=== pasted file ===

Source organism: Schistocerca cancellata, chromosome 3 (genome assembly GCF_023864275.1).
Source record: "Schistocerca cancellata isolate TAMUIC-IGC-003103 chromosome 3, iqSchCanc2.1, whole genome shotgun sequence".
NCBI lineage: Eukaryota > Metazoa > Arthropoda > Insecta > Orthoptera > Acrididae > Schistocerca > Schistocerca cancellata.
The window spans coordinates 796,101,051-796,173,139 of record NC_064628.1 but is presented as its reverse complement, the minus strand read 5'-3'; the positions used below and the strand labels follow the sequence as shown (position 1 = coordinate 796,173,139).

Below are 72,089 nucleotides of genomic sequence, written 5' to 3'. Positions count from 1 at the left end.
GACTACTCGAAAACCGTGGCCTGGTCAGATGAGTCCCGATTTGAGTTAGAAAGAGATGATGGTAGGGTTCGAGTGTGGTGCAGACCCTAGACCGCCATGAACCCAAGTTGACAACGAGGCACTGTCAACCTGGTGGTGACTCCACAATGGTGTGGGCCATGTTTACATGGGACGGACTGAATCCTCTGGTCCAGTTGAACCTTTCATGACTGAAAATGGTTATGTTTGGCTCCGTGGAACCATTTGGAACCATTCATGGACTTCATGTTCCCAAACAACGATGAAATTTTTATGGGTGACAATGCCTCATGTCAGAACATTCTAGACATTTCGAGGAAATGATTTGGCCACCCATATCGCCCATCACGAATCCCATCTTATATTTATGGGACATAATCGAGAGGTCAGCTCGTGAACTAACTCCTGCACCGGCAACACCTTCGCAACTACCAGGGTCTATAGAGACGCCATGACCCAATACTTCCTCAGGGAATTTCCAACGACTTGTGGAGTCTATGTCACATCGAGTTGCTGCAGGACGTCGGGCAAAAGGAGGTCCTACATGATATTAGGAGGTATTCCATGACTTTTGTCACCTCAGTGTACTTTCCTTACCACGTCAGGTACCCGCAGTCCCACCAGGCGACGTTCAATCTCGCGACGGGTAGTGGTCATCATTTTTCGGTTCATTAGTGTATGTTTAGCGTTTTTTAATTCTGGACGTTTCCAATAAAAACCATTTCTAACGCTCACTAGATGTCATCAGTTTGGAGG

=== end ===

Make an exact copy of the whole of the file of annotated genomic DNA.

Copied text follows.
Source organism: Schistocerca cancellata, chromosome 3 (genome assembly GCF_023864275.1).
Source record: "Schistocerca cancellata isolate TAMUIC-IGC-003103 chromosome 3, iqSchCanc2.1, whole genome shotgun sequence".
NCBI lineage: Eukaryota > Metazoa > Arthropoda > Insecta > Orthoptera > Acrididae > Schistocerca > Schistocerca cancellata.
The window spans coordinates 796,101,051-796,173,139 of record NC_064628.1 but is presented as its reverse complement, the minus strand read 5'-3'; the positions used below and the strand labels follow the sequence as shown (position 1 = coordinate 796,173,139).

Below are 72,089 nucleotides of genomic sequence, written 5' to 3'. Positions count from 1 at the left end.
GACTACTCGAAAACCGTGGCCTGGTCAGATGAGTCCCGATTTGAGTTAGAAAGAGATGATGGTAGGGTTCGAGTGTGGTGCAGACCCTAGACCGCCATGAACCCAAGTTGACAACGAGGCACTGTCAACCTGGTGGTGACTCCACAATGGTGTGGGCCATGTTTACATGGGACGGACTGAATCCTCTGGTCCAGTTGAACCTTTCATGACTGAAAATGGTTATGTTTGGCTCCGTGGAACCATTTGGAACCATTCATGGACTTCATGTTCCCAAACAACGATGAAATTTTTATGGGTGACAATGCCTCATGTCAGAACATTCTAGACATTTCGAGGAAATGATTTGGCCACCCATATCGCCCATCACGAATCCCATCTTATATTTATGGGACATAATCGAGAGGTCAGCTCGTGAACTAACTCCTGCACCGGCAACACCTTCGCAACTACCAGGGTCTATAGAGACGCCATGACCCAATACTTCCTCAGGGAATTTCCAACGACTTGTGGAGTCTATGTCACATCGAGTTGCTGCAGGACGTCGGGCAAAAGGAGGTCCTACATGATATTAGGAGGTATTCCATGACTTTTGTCACCTCAGTGTACTTTCCTTACCACGTCAGGTACCCGCAGTCCCACCAGGCGACGTTCAATCTCGCGACGGGTAGTGGTCATCATTTTTCGGTTCATTAGTGTATGTTTAGCGTTTTTTAATTCTGGACGTTTCCAATAAAAACCATTTCTAACGCTCACTAGATGTCATCAGTTTGGAGG